An extract on #arkada
For most industrial or nautical applications, reliability is considered more important than light weight and high power.
The lack of an electrical ignition system greatly improves the reliability. The high durability of a diesel engine is also due to its overbuilt nature (see above). Diesel fuel is a better lubricant than petrol and thus, it is less harmful to the oil film on piston rings and cylinder bores as occurs in petrol powered engines; it is routine for diesel engines to cover 400,000 km (250,000 mi) or more without a rebuild.
Due to the greater compression ratio and the increased weight of the stronger components, starting a diesel engine is harder than starting a gasoline engine of similar design and displacement. More torque from the starter motor is required to push the engine through the compression cycle when starting compared to a petrol engine. This can cause difficulty when starting in winter time if using conventional automotive batteries because of the lower current available.
Either an electrical starter or an air-start system is used to start the engine turning. On large engines, pre-lubrication and slow turning of an engine, as well as heating, are required to minimise the amount of engine damage during initial start-up and running. Some smaller military diesels can be started with an explosive cartridge, called a Coffman starter, which provides the extra power required to get the machine turning. In the past, Caterpillar and John Deere used a small petrol pony engine in their tractors to start the primary diesel engine. The pony engine heated the diesel to aid in ignition and used a small clutch and transmission to spin up the diesel engine. Even more unusual was an International Harvester design in which the diesel engine had its own carburetor and ignition system, and started on petrol. Once warmed, the operator moved two levers to switch the engine to diesel operation, and work could begin. These engines had very complex cylinder heads, with their own petrol combustion chambers, and were vulnerable to expensive damage if special care was not taken (especially in letting the engine cool before turning it off).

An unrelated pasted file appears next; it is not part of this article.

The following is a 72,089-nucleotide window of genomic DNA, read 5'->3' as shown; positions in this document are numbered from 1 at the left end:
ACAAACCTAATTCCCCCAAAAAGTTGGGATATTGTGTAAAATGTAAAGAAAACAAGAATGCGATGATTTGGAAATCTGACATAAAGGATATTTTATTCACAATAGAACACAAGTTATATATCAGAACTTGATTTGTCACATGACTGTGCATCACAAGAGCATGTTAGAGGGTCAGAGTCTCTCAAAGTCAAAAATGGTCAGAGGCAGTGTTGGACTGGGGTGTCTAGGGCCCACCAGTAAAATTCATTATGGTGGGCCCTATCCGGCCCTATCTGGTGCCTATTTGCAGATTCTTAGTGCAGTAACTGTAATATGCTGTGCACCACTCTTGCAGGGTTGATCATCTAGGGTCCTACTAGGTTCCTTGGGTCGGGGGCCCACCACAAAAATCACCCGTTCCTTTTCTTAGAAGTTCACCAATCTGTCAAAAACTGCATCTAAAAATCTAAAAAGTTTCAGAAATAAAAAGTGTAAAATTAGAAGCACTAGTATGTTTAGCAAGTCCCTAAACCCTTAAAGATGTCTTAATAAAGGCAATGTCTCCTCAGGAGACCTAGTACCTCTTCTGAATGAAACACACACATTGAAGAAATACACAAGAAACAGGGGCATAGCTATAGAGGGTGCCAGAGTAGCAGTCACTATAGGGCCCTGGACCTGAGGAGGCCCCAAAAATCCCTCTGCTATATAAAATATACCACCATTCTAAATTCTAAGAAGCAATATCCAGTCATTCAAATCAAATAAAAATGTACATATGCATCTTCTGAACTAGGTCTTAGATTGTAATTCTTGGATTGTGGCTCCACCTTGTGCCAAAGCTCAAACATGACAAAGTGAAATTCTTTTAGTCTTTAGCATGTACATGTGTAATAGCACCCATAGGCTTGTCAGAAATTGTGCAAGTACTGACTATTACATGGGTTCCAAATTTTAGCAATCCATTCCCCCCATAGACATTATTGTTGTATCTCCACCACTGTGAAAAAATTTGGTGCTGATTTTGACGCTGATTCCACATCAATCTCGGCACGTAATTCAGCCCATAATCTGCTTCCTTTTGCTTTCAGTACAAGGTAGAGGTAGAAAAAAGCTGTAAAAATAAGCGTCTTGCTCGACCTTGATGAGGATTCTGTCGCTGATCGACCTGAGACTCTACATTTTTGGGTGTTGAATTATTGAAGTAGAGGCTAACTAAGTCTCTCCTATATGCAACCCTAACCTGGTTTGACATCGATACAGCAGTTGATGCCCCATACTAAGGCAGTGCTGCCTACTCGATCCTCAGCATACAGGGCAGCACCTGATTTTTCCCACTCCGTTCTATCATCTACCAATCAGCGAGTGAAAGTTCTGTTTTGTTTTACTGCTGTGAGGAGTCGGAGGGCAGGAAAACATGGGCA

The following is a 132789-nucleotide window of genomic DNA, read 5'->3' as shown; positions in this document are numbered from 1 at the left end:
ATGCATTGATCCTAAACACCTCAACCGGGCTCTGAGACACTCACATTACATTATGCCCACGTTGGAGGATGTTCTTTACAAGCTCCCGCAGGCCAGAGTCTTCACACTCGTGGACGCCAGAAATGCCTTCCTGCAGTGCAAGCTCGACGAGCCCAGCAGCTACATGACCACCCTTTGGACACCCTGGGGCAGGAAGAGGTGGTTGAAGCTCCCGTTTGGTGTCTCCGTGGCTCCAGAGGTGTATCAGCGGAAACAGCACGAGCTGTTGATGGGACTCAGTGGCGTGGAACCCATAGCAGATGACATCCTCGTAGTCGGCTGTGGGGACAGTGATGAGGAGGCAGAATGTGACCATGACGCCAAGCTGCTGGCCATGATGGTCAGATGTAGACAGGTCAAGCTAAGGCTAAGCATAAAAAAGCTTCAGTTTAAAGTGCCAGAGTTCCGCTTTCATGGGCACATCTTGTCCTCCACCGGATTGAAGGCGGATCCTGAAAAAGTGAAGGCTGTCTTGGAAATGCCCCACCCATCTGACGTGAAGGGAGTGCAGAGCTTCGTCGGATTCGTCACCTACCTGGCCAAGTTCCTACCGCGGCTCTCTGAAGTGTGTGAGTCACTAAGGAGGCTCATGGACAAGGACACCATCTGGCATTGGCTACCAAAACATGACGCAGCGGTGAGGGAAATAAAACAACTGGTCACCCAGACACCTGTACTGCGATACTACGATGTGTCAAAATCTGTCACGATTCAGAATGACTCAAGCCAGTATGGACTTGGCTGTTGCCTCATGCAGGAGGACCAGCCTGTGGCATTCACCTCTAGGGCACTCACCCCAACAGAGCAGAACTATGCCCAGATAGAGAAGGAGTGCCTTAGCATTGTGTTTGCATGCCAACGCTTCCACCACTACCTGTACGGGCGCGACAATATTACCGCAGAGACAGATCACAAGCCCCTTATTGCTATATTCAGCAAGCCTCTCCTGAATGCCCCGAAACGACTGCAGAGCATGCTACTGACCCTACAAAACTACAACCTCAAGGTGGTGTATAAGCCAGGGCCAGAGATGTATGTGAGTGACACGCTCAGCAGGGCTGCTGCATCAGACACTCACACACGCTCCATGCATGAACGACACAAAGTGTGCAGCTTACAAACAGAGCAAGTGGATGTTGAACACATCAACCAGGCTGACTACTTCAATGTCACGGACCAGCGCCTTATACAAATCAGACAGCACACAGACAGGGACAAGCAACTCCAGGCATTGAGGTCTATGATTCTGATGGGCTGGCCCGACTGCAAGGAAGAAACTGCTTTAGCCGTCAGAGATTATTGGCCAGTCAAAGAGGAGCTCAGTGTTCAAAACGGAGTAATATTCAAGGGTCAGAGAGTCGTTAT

Medium-speed engines are used in large electrical generators, ship propulsion and mechanical drive applications such as large compressors or pumps. Medium speed diesel engines operate on either diesel fuel or heavy fuel oil by direct injection in the same manner as low-speed engines.
Engines used in electrical generators run at approximately 300 to 1000 rpm and are optimized to run at a set synchronous speed depending on the generation frequency (50 or 60 hertz) and provide a rapid response to load changes. Typical synchronous speeds for modern medium-speed engines are 500/514 rpm (50/60 Hz), 600 rpm (both 50 and 60 Hz), 720/750 rpm, and 900/1000 rpm.
As of 2009, the largest medium-speed engines in current production have outputs up to approximately 20 MW (27,000 hp) and are supplied by companies like MAN B&W, Wrtsil, and Rolls-Royce (who acquired Ulstein Bergen Diesel in 1999). Most medium-speed engines produced are four-stroke machines, however there are some two-stroke medium-speed engines such as by EMD (Electro-Motive Diesel), and the Fairbanks Morse OP (Opposed-piston engine) type.
Typical cylinder bore size for medium-speed engines ranges from 20 cm to 50 cm, and engine configurations typically are offered ranging from in-line 4-cylinder units to V-configuration 20-cylinder units. Most larger medium-speed engines are started with compressed air direct on pistons, using an air distributor, as opposed to a pneumatic starting motor acting on the flywheel, which tends to be used for smaller engines. There is no definitive engine size cut-off point for this.
It should also be noted that most major manufacturers of medium-speed engines make natural gas-fueled versions of their diesel engines, which in fact operate on the Otto cycle, and require spark ignition, typically provided with a spark plug. There are also dual (diesel/natural gas/coal gas) fuel versions of medium and low speed diesel engines using a lean fuel air mixture and a small injection of diesel fuel (so-called "pilot fuel") for ignition. In case of a gas supply failure or maximum power demand these engines will instantly switch back to full diesel fuel operation.